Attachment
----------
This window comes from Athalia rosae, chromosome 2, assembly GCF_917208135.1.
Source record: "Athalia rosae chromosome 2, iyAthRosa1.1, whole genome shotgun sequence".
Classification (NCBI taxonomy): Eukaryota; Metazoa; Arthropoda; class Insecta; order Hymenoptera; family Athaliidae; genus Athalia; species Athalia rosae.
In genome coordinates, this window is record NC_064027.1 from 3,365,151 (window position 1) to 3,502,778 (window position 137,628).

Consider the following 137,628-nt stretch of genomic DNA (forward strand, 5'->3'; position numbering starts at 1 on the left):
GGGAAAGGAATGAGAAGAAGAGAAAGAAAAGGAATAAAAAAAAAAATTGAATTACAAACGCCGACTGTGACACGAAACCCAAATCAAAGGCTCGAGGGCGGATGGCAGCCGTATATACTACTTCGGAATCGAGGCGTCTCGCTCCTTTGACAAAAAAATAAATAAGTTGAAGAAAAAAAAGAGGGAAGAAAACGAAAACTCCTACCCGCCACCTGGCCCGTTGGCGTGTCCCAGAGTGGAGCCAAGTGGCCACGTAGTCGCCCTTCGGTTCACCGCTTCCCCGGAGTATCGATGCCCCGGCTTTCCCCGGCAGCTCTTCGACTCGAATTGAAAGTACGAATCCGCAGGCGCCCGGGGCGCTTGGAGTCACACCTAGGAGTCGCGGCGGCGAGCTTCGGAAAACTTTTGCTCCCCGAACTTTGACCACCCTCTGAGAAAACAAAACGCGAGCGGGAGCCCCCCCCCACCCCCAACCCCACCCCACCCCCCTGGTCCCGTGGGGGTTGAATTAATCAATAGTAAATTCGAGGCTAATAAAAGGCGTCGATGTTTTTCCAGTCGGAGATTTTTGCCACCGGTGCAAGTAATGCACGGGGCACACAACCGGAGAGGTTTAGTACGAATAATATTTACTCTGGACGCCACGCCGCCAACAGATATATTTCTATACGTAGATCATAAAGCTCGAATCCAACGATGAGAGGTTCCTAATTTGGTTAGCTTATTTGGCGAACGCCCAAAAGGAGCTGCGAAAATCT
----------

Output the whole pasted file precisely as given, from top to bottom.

This window comes from Athalia rosae, chromosome 2, assembly GCF_917208135.1.
Source record: "Athalia rosae chromosome 2, iyAthRosa1.1, whole genome shotgun sequence".
Classification (NCBI taxonomy): Eukaryota; Metazoa; Arthropoda; class Insecta; order Hymenoptera; family Athaliidae; genus Athalia; species Athalia rosae.
In genome coordinates, this window is record NC_064027.1 from 3,365,151 (window position 1) to 3,502,778 (window position 137,628).

Consider the following 137,628-nt stretch of genomic DNA (forward strand, 5'->3'; position numbering starts at 1 on the left):
GGGAAAGGAATGAGAAGAAGAGAAAGAAAAGGAATAAAAAAAAAAATTGAATTACAAACGCCGACTGTGACACGAAACCCAAATCAAAGGCTCGAGGGCGGATGGCAGCCGTATATACTACTTCGGAATCGAGGCGTCTCGCTCCTTTGACAAAAAAATAAATAAGTTGAAGAAAAAAAAGAGGGAAGAAAACGAAAACTCCTACCCGCCACCTGGCCCGTTGGCGTGTCCCAGAGTGGAGCCAAGTGGCCACGTAGTCGCCCTTCGGTTCACCGCTTCCCCGGAGTATCGATGCCCCGGCTTTCCCCGGCAGCTCTTCGACTCGAATTGAAAGTACGAATCCGCAGGCGCCCGGGGCGCTTGGAGTCACACCTAGGAGTCGCGGCGGCGAGCTTCGGAAAACTTTTGCTCCCCGAACTTTGACCACCCTCTGAGAAAACAAAACGCGAGCGGGAGCCCCCCCCCACCCCCAACCCCACCCCACCCCCCTGGTCCCGTGGGGGTTGAATTAATCAATAGTAAATTCGAGGCTAATAAAAGGCGTCGATGTTTTTCCAGTCGGAGATTTTTGCCACCGGTGCAAGTAATGCACGGGGCACACAACCGGAGAGGTTTAGTACGAATAATATTTACTCTGGACGCCACGCCGCCAACAGATATATTTCTATACGTAGATCATAAAGCTCGAATCCAACGATGAGAGGTTCCTAATTTGGTTAGCTTATTTGGCGAACGCCCAAAAGGAGCTGCGAAAATCT